The point Darth Bane makes about the Sith killing each other, and that Bane was the last survivor of the Sith destruction, is the most important piece of information that we need to address at this point. Why? Because what Darth Bane says gives rise to an entirely new question:

Is the Sith destruction Bane speaks of the same “extinction” event that Ki-Adi Mundi suggests in The Phantom Menace?

As I already pointed out, the assumption we have been working under has centered on how Yoda learned about the Rule of Two AFTER the Sith “extinction.” And, as I noted in Part 1, this raises a cacophony of answers/problems.

This new question, though, raises an entirely new possibility: that in describing the self-inflicted destruction of the Sith, Darth Bane is talking about an event that happened long before the Sith “extinction” to which Ki-Adi Mundi alludes.

If this is the case, that we are actually discussing two separate historical events, then the examination at hand can effectively be ended.

TIME OUT! I just checked the Darth Bane page on the Star Wars Databank on StarWars.com and THIS is what it says over there: “After the Sith were decimated by the Jedi Knights of a thousand years ago, Bane enacted the Sith rule of two…”[iii] But this is not what Darth Bane says to Yoda. BUT THAT IS NOT WHAT DARTH BANE SAYS TO YODA! He said that the Sith were the ones who destroyed each other, and that he instituted the Rule in the wake of their self-inflicted destruction. You know, “out of the ashes of destruction” and all. He never mentions anything about the Jedi decimating the Sith.

So what in the heck is the Databank talking about?

Darth Bane Photo Credit - Star Wars The Clone Wars (Season 6, Episode 13),

Darth Bane
Photo Credit – Star Wars The Clone Wars (Season 6, Episode 13), “Sacrifices”

At this point, in this very moment, there is one, singular instance of Darth Bane appearing in the Star Wars canon…and we have been talking about it this entire time. There is LITERALLY no other information out in the canon, at this stage, that lends itself to what the Databank says.

Soooooo we have two options to make sense of this snafu.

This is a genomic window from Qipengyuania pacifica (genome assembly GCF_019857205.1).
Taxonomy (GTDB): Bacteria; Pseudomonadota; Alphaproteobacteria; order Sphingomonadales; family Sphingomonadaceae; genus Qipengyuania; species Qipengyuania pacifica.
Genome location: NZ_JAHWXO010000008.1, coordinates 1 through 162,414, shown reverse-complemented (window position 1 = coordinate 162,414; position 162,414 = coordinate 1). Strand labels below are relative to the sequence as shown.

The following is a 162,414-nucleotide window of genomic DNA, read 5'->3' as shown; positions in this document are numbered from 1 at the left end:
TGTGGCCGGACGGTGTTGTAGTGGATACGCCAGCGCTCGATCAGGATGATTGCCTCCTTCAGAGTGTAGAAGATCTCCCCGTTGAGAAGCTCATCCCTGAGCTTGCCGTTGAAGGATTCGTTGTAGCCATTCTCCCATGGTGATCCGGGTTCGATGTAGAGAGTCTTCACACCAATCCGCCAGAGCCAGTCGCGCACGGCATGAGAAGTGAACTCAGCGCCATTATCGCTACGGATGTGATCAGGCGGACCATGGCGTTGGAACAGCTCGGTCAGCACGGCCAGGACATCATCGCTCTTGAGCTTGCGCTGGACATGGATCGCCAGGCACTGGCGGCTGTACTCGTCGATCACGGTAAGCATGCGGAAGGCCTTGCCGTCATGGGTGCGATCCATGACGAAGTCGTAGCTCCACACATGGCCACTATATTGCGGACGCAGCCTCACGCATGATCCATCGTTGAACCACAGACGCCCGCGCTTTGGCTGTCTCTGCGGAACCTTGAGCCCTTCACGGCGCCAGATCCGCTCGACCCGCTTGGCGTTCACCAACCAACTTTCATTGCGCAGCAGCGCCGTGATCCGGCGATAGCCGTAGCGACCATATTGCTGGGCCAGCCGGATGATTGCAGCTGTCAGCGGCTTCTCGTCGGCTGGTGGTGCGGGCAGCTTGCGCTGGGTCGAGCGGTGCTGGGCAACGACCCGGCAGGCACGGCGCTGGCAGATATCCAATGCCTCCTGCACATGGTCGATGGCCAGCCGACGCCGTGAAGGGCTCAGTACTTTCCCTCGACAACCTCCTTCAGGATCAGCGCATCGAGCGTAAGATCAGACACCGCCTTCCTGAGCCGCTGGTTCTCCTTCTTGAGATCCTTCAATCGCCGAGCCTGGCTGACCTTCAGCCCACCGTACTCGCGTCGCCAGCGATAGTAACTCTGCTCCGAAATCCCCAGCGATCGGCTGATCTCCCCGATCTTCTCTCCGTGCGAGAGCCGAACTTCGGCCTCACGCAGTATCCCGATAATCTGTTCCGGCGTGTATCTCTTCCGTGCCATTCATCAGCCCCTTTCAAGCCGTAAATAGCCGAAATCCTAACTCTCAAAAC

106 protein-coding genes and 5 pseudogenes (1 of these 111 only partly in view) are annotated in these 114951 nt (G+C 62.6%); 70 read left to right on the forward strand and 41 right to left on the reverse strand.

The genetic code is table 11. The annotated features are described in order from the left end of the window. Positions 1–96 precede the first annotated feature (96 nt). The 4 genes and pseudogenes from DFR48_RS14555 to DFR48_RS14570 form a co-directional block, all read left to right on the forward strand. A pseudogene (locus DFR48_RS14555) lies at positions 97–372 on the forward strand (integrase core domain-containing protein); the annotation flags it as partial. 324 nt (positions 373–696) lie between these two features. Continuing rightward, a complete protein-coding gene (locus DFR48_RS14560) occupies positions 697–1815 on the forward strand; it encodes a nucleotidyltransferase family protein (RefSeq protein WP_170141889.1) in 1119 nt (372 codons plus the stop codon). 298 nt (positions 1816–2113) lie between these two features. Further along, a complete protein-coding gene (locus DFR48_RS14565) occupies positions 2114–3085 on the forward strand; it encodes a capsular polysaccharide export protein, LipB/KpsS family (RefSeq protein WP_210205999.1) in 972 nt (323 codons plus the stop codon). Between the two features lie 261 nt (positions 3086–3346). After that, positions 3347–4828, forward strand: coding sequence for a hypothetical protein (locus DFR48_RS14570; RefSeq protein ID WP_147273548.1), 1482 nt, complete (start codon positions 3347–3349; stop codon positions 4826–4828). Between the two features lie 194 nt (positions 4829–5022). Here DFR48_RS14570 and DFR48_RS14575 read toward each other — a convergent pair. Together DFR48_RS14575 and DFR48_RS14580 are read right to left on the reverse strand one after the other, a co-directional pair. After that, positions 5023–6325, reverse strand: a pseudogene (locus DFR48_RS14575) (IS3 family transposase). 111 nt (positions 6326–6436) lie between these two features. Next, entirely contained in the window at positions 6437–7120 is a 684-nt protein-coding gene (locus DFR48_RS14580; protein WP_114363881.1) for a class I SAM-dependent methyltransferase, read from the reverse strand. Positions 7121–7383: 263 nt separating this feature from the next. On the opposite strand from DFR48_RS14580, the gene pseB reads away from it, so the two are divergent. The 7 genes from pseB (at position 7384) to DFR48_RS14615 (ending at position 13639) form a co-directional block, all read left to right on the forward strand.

Option one is that Bane is be speaking metaphorically about the destruction of the Sith, arguing that their downfall at the hands of the Jedi was actually the fault of the Sith Lords and their greed. In essence, the Sith were flawed, could not put up a united defense against the Jedi of old, were subsequently decimated a millennia ago, and as a result Darth Bane changed the Sith forever.

On the other hand, option two is that the Databank is wrong. This is not to say that the Databank is useless as a tool for understanding Star Wars, but rather, that the Databank should align factually with what is presented in the Star Wars canon. In the case of “Sacrifices,” what Darth Bane says is clear: the Sith destroyed each other, and from the ashes of their self-inflicted destruction, he fundamentally changed the Sith forever. If the Jedi had decimated the Sith, Darth Bane would have said as much.

Further, under this option, the Sith destruction could have been a millennia ago, or Bane could be describing a much more ancient event as I previously laid out.

And with all of that said we are, once again, at an impasse. We began with a question concerning how Yoda knows about the Sith Rule of Two, and now we are trying to figure out if an ancient Dark Lord was speaking metaphorically or factually. OI VEY!

Ultimately, the answer to HOW Bane is speaking really comes down to personal preference. Some might like the idea that he is speaking metaphorically about the downfall of the Sith, while others might see him speaking in a matter-of-fact manner about the Sith killing each other. Either way, both options, taken to their logical ends, will affect the way one thinks about a number of elements within Star Wars.

So, here is what I propose: I am going to let you choose the direction we head in. Think of it as a “Choose Your Own Adventure.” All you need to do is leave a comment down below, on Facebook, or on Twitter that says “Metaphor,” “Fact,” or, if you really want to make me work, you can ask for “Both.” Also, feel free to provide some thoughts/feedback on your choice if you feel so inclined. Whichever preference wins out, that is the direction I will head in in Part 3…so, for the sake of moving things along, give me your choice in the next few days.

The sarcophagus of Darth Bane on Moraband Photo Credit - Star Wars The Clone Wars (Season 6, Episode 13),

The sarcophagus of Darth Bane
Photo Credit – Star Wars The Clone Wars (Season 6, Episode 13), “Sacrifices”